'Why has oatcake shop not been knocked down yet?'
THE demolition of Stoke-on-Trent's most famous oatcake shop will finally start within weeks – 10 months after its owner was forced to leave.
Stoke-on-Trent City Council has confirmed bulldozers will move in later this month at Hanley's Hole in the Wall and a handful of boarded-up homes.
The Waterloo Street building, pictured below, has been boarded-up since March after owner Glenn Fowler finally sold the building to the authority as part of a clearance programme.
Now former customers are demanding to know why the shop was forced to close so suddenly.
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John Shaw, aged 50, of Nelson Place, Hanley, said: "When the shop closed, we were led to believe that it would be demolished within two weeks and that was why there was such urgency about it, but I am not surprised that it is still standing.
"It should never have come to this. It was disgraceful that he was forced out in the first place."
Maurice Smith, aged 73, of Abbey Hulton, who works in Waterloo Street, said: "I won't believe the building will be demolished until I see it with my own eyes.
"I think the council has an alternative motive for the building. I have seen workers going in over the past few weeks and clearing it out. I wouldn't be surprised if they decided to refurbish it."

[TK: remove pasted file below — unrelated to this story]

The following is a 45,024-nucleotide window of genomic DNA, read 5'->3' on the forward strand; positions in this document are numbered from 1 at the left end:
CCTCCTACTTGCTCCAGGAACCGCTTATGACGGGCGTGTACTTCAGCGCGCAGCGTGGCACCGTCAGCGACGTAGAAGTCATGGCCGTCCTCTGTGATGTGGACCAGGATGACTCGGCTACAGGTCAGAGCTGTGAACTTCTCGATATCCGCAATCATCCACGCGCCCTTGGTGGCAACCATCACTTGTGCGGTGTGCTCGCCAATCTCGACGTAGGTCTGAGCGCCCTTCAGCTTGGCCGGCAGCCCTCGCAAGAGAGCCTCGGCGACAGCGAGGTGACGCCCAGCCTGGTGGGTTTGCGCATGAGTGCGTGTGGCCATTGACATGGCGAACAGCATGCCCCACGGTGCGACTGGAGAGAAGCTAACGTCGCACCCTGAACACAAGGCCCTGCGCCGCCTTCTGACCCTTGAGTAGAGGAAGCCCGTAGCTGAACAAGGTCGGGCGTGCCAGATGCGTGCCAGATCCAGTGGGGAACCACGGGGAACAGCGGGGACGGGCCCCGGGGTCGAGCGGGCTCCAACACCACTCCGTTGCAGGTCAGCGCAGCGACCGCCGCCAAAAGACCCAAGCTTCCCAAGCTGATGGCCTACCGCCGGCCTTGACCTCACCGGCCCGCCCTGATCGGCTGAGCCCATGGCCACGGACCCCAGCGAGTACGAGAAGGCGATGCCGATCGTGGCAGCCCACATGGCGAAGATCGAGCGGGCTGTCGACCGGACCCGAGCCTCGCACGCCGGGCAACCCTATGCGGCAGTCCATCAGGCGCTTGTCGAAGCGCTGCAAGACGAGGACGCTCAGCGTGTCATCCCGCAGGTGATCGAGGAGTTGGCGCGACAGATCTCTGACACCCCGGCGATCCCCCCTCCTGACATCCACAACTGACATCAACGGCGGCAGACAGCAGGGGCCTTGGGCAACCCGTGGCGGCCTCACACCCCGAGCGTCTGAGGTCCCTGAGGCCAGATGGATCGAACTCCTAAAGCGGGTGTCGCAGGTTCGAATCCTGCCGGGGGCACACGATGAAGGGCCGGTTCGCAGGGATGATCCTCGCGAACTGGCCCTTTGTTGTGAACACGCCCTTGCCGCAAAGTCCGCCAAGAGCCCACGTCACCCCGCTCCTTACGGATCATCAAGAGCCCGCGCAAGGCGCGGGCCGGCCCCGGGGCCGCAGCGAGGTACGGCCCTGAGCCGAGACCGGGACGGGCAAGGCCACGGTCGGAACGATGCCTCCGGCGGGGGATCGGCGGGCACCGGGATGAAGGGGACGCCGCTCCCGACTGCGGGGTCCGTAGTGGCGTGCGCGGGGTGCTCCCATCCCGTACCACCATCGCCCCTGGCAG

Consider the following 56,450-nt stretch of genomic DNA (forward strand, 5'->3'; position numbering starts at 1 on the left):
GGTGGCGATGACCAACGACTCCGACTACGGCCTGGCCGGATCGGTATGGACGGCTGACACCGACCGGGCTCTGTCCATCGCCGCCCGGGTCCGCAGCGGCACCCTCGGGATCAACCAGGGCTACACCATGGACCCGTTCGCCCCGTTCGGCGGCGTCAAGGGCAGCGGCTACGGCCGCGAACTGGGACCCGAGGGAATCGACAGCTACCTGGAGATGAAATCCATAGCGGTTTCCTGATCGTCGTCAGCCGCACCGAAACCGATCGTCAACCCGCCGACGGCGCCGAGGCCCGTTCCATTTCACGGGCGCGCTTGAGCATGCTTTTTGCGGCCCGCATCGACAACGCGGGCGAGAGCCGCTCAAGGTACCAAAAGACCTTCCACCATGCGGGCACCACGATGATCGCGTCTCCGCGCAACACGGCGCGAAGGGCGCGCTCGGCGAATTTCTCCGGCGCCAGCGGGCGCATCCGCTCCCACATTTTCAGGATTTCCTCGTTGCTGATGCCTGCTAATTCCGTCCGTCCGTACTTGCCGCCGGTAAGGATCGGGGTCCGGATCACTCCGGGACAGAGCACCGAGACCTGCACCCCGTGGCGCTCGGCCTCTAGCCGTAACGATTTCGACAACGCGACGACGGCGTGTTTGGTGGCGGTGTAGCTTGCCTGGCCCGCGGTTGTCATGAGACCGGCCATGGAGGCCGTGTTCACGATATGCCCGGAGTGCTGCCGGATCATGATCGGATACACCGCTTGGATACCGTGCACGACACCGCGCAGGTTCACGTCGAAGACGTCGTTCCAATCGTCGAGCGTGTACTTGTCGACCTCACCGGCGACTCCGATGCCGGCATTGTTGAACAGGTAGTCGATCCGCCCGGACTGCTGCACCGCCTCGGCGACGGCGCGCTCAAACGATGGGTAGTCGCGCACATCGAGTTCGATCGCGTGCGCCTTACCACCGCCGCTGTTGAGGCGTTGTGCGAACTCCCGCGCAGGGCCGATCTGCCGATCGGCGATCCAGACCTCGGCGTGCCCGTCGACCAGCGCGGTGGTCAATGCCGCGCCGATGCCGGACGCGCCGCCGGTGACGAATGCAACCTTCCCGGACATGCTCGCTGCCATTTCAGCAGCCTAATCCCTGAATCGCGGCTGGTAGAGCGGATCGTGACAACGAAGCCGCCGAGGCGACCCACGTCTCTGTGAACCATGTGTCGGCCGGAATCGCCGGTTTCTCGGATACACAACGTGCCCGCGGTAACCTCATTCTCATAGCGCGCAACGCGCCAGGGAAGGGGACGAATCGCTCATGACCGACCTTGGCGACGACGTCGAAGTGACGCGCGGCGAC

Oatcakes had been served through the shop's hatch since the 1920s and customers launched a campaign to save it from closure. But the building finally closed on March 25.
Dean Marsh, aged 23, of Waterloo Street, added: "What happened with the oatcake shop was completely unfair. "My nan and grandad used it all the time and were sad to see it go. Ideally I would like to see it re-opened as some sort of business again because we have nothing around here anymore."
The council has bought four properties – including the Hole in the Wall – in Waterloo Street since September, 2010 at a total cost of £352,754 as part of its regeneration programme.
Councillor Ruth Rosenau, cabinet member for regeneration, today said the authority had been left to 'pick up the pieces' of Renew North Staffordshire's unfinished multi-million pound regeneration project.
She said: "The council has appointed a demolition contractor to clear the majority of the remaining vacant properties, including the shop, and work will start in January. The council has been left to pick up the pieces from Renew and suggestions of replacements with private sector investment have proven increasingly challenging to secure in the current economic climate."